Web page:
Members of a group seeking to ban fracking in the city collected enough signatures for the charter amendment to be on the Nov. 5 ballot, but it could be tossed if the Mahoning County Board of Elections supports a protest not to certify the proposal.
The board will have a hearing at 5 p.m. Friday to determine the validity of the proposed charter amendment language.
The Youngstown Community Bill of Rights Committee, which is backing the amendment rejected by city voters in May, filed petitions with 2,450 signatures. It needs at least 1,562 valid signatures to be on the November ballot.
A count by elections board employees found 1,621 valid signatures — only 59 more than the minimum to be placed in front of voters.
But the Mahoning Valley Coalition for Job Growth and Investment, a group that helped defeat a similar Youngstown anti-fracking amendment in May, hired Lavelle and Associates to challenge the legality of the proposal.
The Athens law firm successfully persuaded the Athens County Board of Elections earlier this month not to certify a similar citizen-organized proposal for the city of Athens’ November ballot. That success is why the firm was hired, said Tony Paglia, vice president of government affairs for the Youngstown/Warren Regional Chamber, which is playing a role in coordinating the objection effort.
Lavelle was “the first one to do this, and they’ve already done the research,” Paglia said.
The Youngstown protest was filed on behalf of five city residents: George Popovich of East Florida Avenue, Tom Loney of Burma Drive, Rosemary Miller of West Indianola Avenue, Robert M. Ogden of Heather Lane and George Cintron of Greeley Lane.
Lavelle’s firm argued in Athens that the anti-fracking ballot proposal, with language similar to the Youngstown initiative, was too far-reaching and not enforceable since oil and gas drilling is controlled by the Ohio Department of Natural Resources.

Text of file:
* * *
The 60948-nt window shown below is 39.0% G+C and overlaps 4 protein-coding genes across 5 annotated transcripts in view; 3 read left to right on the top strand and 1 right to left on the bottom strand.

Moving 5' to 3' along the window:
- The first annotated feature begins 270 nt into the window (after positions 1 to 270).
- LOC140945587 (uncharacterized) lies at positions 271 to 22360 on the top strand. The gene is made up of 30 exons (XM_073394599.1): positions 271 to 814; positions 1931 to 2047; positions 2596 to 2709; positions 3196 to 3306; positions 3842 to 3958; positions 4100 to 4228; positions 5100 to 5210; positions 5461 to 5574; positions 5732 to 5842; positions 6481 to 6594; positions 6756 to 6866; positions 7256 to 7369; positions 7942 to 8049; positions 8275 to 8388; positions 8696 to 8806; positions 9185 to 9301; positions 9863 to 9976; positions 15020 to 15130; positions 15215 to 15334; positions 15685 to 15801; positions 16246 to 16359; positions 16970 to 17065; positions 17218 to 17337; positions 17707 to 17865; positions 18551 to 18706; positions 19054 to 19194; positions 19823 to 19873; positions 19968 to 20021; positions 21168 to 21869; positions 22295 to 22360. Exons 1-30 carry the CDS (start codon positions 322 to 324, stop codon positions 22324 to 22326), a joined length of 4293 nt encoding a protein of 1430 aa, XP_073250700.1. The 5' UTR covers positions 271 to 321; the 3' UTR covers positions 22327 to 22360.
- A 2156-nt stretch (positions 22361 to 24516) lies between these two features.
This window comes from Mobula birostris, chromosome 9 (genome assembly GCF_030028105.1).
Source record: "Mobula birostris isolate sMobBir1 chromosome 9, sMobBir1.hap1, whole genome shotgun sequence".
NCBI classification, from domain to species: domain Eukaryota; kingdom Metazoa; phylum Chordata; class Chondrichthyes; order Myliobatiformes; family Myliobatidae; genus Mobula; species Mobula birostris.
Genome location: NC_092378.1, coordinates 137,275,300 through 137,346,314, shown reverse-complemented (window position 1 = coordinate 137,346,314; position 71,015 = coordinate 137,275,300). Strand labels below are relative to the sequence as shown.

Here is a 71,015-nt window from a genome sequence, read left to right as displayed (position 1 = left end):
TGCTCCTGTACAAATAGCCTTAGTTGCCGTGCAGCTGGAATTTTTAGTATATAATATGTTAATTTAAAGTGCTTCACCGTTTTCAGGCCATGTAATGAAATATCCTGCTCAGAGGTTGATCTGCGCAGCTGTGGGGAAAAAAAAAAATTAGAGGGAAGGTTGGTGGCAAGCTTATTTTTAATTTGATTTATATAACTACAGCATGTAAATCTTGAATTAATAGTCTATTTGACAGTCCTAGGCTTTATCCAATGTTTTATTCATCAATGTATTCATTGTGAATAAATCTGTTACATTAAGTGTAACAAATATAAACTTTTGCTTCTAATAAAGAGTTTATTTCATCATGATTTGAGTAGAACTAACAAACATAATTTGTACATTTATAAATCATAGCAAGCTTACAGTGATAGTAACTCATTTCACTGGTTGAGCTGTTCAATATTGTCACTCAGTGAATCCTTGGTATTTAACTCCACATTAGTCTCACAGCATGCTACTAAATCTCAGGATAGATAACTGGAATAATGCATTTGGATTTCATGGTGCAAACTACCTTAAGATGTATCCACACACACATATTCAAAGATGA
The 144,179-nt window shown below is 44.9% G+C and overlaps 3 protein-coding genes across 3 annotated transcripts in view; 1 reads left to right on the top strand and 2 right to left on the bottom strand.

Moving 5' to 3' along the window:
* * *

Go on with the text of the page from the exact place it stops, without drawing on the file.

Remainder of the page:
“The board is requested to conduct an evidentiary hearing and declare that the petition is not valid or sufficient and therefore refuse to certify it for the fall 2013 election ballot,” wrote Robert R. Rittenhouse, an attorney with the Lavelle firm who filed the protest with the Mahoning County Board of Elections.
Two board members — Vice Chairman David Betras, who also is the head of the county Democratic Party, and Republican Tracey Winbush — are members of the Mahoning Valley Coalition for Job Growth and Investment, and have publicly urged voters to reject the anti-fracking amendment in May and for people not to sign petitions to get the proposal on the November ballot.
Board Chairman Mark Munroe, who also is the county’s GOP chairman, had asked fellow Republicans to support oil and gas drilling in opposition to an anti-fracking rally in Warren in late July.
“There are concerns” about conflicts with board of elections members, said Susie Beiersdorfer, a member of the Youngstown Community Bill of Rights Committee. “We know Tracey Winbush and Betras are part of the board of elections and the [coalition] and the coalition hired this firm. This [protest] is an outrage to the Youngstown community. This attempt to suppress the democratic process and our fundamental right to vote is unacceptable.”
But board of elections members say just because they don’t support the anti-fracking proposal doesn’t mean they won’t be objective at next week’s hearing.
“It’s not about my personal feelings,” Winbush said. “This is about filing a protest, hearing both sides and making a decision on what is presented. I have to be impartial despite my opinion on this subject.”
“When we meet as a board, we’re required to take our political hats off and abide by our oath to uphold state law,” Munroe said. “We have done that before. We deal with political issues often. If I have to disqualify a Republican for violations of elections law, then I do so. This is no different. It’s not a hearing on whether the board members think this is a good idea or a bad idea. It’s about whether this complies with state law.”
In Athens County, one elections board member recused herself because she signed a petition in support of banning fracking before she was selected to serve on the body.
“Signing petitions shouldn’t be grounds to recuse yourself,” Munroe said. “Circulating petitions could be a problem or serving as treasurer of a candidate’s campaign committee.”
Youngstown voters rejected a similar charter amendment in May, 56.85 percent to 43.15 percent.
The bill of rights committee will have its second public town-hall-style hearing on the proposal at 7 p.m. Thursday at the First Unitarian Universalist Church of Youngstown, 1105 Elm St.